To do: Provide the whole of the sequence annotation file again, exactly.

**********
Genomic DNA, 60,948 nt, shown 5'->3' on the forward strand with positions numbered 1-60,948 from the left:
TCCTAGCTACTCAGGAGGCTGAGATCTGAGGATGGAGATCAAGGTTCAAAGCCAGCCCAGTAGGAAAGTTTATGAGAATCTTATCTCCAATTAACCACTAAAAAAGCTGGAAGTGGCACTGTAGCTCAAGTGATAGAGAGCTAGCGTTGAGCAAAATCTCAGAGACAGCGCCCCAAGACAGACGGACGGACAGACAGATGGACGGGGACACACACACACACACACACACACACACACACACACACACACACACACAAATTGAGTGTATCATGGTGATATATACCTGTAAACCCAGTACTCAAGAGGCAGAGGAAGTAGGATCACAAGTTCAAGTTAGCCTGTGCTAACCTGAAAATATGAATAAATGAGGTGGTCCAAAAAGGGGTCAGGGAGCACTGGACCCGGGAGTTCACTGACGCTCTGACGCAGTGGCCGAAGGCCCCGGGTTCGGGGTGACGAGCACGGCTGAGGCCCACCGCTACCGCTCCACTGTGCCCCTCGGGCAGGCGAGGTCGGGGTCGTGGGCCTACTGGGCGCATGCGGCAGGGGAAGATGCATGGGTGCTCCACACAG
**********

Genomic DNA, 60,948 nt, shown 5'->3' on the forward strand with positions numbered 1-60,948 from the left:
TCCTAGCTACTCAGGAGGCTGAGATCTGAGGATGGAGATCAAGGTTCAAAGCCAGCCCAGTAGGAAAGTTTATGAGAATCTTATCTCCAATTAACCACTAAAAAAGCTGGAAGTGGCACTGTAGCTCAAGTGATAGAGAGCTAGCGTTGAGCAAAATCTCAGAGACAGCGCCCCAAGACAGACGGACGGACAGACAGATGGACGGGGACACACACACACACACACACACACACACACACACACACACACACACACAAATTGAGTGTATCATGGTGATATATACCTGTAAACCCAGTACTCAAGAGGCAGAGGAAGTAGGATCACAAGTTCAAGTTAGCCTGTGCTAACCTGAAAATATGAATAAATGAGGTGGTCCAAAAAGGGGTCAGGGAGCACTGGACCCGGGAGTTCACTGACGCTCTGACGCAGTGGCCGAAGGCCCCGGGTTCGGGGTGACGAGCACGGCTGAGGCCCACCGCTACCGCTCCACTGTGCCCCTCGGGCAGGCGAGGTCGGGGTCGTGGGCCTACTGGGCGCATGCGGCAGGGGAAGATGCATGGGTGCTCCACACAG